This progress demonstrates that Opening Doors is the right plan with the right strategies for ending homelessness. The amendment reaffirms the core elements of the original Plan and adds new strategies that reflect lessons learned since 2010, ensuring that Opening Doors serves as a living blueprint with the latest knowledge and best practices to prevent and end homelessness.

Fatal Attraction: Western Muslimas and ISIS

July 1, 2015 Comments off

Fatal Attraction: Western Muslimas and ISIS
Source: Perspectives on Terrorism

More than 550 Muslim women from Western countries have joined ISIS and moved to its proclaimed ‘Caliphate’ in Syria and Iraq. No extremist group has been able to attract so many female Western recruits so far, and their number continues to grow. This article is intended to explain the reasons behind such unprecedented success, the motivation of Western Muslimas to join ISIS and their roles in the ‘Islamic State’. It also compares living conditions under ISIS’ rule with the expectation induced by ISIS’ recruiters in women from the West who had shown an interest to make hijra and join ISIS. Understanding these factors is vital to figure out how to stop this trend and to assess the security threat posed to the West by possible female returnees, or radicalized sympathizers who are unable to leave their countries of residence.

U.S. Abortion Reporting Systems Should Be Strengthened, Not Subverted to Promote Antiabortion Agenda

June 30, 2015 Comments off

U.S. Abortion Reporting Systems Should Be Strengthened, Not Subverted to Promote Antiabortion Agenda
Source: Guttmacher Institute

The current U.S. abortion surveillance system yields reliable statistics on abortion incidence and patient characteristics, thanks to the joint efforts of state and federal governments and the Guttmacher Institute. Still, a new analysis in the Guttmacher Policy Review argues that this system should be strengthened in two key ways: First, the state and federal governments should collect data in a more complete and timely manner. Second, government abortion surveillance at the state and federal levels must be focused solely on collecting basic incidence and demographic data needed for legitimate public health purposes.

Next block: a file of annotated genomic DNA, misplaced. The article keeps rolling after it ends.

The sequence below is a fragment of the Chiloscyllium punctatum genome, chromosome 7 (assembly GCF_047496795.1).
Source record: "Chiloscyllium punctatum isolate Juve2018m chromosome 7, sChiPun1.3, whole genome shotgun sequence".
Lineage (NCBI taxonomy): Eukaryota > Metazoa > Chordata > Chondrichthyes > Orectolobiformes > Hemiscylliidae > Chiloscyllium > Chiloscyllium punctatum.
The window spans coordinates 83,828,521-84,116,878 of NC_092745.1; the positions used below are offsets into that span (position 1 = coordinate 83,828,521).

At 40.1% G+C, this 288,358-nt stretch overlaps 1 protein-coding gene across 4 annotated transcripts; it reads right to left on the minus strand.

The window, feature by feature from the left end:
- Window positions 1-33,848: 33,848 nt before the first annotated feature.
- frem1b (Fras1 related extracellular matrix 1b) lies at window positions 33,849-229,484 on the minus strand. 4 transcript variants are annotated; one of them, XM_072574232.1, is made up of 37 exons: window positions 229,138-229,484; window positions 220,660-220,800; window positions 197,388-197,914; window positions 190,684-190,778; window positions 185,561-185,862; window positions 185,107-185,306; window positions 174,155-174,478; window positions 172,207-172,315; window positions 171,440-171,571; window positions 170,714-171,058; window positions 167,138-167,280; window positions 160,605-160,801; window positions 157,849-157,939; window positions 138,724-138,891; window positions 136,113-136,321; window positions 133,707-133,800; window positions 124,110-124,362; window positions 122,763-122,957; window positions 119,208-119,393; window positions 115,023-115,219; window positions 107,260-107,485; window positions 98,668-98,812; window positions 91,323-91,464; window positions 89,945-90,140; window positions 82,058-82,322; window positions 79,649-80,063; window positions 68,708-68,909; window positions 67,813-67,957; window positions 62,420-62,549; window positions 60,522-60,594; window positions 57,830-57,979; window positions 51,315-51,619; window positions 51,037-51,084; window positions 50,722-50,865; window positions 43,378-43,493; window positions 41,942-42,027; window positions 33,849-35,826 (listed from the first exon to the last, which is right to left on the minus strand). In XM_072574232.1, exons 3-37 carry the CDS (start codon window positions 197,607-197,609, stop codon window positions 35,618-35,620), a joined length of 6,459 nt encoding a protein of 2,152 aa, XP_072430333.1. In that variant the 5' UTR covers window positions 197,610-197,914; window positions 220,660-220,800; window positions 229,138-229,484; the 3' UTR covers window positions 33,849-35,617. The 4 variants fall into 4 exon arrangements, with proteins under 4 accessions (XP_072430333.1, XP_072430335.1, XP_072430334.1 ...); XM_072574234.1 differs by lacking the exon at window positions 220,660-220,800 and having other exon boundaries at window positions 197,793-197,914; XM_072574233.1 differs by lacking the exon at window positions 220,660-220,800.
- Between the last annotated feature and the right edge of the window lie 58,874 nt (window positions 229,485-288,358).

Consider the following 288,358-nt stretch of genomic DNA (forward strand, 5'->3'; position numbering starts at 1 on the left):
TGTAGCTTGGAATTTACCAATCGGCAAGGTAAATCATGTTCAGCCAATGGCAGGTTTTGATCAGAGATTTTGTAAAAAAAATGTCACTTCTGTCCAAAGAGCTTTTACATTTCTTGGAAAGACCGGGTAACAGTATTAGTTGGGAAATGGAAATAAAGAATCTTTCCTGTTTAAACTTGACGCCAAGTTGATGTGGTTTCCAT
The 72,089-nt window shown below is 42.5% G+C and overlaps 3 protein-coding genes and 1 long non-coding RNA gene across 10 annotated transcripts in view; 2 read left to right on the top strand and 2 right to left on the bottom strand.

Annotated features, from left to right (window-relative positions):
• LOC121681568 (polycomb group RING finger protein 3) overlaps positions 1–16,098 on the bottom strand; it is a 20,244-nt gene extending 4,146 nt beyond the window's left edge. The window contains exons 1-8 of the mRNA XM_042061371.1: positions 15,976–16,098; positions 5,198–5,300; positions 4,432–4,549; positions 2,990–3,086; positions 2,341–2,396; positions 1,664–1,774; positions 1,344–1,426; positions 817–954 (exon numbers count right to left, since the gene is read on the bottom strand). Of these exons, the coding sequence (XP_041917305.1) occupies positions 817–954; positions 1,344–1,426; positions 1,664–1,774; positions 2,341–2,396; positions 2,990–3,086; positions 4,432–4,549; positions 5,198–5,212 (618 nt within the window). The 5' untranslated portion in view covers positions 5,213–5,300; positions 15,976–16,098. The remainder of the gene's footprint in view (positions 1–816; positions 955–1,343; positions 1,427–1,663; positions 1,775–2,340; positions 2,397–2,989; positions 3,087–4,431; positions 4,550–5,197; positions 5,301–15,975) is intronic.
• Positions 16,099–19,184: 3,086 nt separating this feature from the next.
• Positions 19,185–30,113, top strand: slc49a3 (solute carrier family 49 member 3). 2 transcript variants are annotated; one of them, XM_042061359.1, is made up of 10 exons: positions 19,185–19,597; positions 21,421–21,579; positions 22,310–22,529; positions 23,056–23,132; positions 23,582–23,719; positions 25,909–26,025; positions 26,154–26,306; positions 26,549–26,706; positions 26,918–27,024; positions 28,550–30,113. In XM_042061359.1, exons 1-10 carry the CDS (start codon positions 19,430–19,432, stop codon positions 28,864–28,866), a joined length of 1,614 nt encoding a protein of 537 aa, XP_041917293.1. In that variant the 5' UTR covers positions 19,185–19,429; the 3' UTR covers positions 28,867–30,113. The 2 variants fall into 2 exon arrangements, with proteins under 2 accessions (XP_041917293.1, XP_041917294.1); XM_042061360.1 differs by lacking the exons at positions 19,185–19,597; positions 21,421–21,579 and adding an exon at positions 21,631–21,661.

While very effective in informing public health policies and programs, the current U.S. abortion surveillance system is a patchwork. Most states report aggregate abortion data to the U.S. Centers for Disease Control and Prevention (CDC), but reporting from some of them is incomplete and California, Maryland and New Hampshire do not report to the CDC at all. The Guttmacher Institute, a nonprofit that funds its abortion surveillance work through private sources, supplements these government collection efforts through its own periodic census of abortion providers and survey of abortion patients.

Law Enforcement Assessment of the Violent Extremism Threat

June 30, 2015 Comments off

Law Enforcement Assessment of the Violent Extremism Threat (PDF)
Source: Triangle Center on Terrorism and Homeland Security (Duke University/University of North Carolina-Chapel Hill)

Key Findings & Methods:

  • Law enforcement agencies in the United States consider anti-government violent extremists, not radicalized Muslims, to be the most severe threat of political violence that they face.
  • They perceive violent extremism to be a much more severe threat nationally than the threat of violent extremism in their own jurisdictions.
  • And a large majority of law enforcement agencies rank the threat of all forms of violent extremism in their own jurisdictions as moderate or lower (3 or less on a 1-5 scale).
  • These findings emerge from a survey we conducted with the Police Executive Research Forum in 2014, with funding from the National Institute of Justice. The sampling frame was all 480 state, county, and municipal law enforcement agencies with more than 200 sworn officers, plus 63 additional county and municipal agencies with 200 or fewer sworn officers in selected jurisdictions that experienced an incident or prosecution for violent extremism in recent years. The survey yielded responses from 339 of the larger agencies (a 71 percent response rate) and 43 of the smaller agencies (a 68 percent response rate), for a total of 382 law enforcement agencies (a 70 percent response rate), including 35 state agencies, 141 county agencies, and 206 municipal agencies, whose combined jurisdictions cover 86 percent of the U.S. population.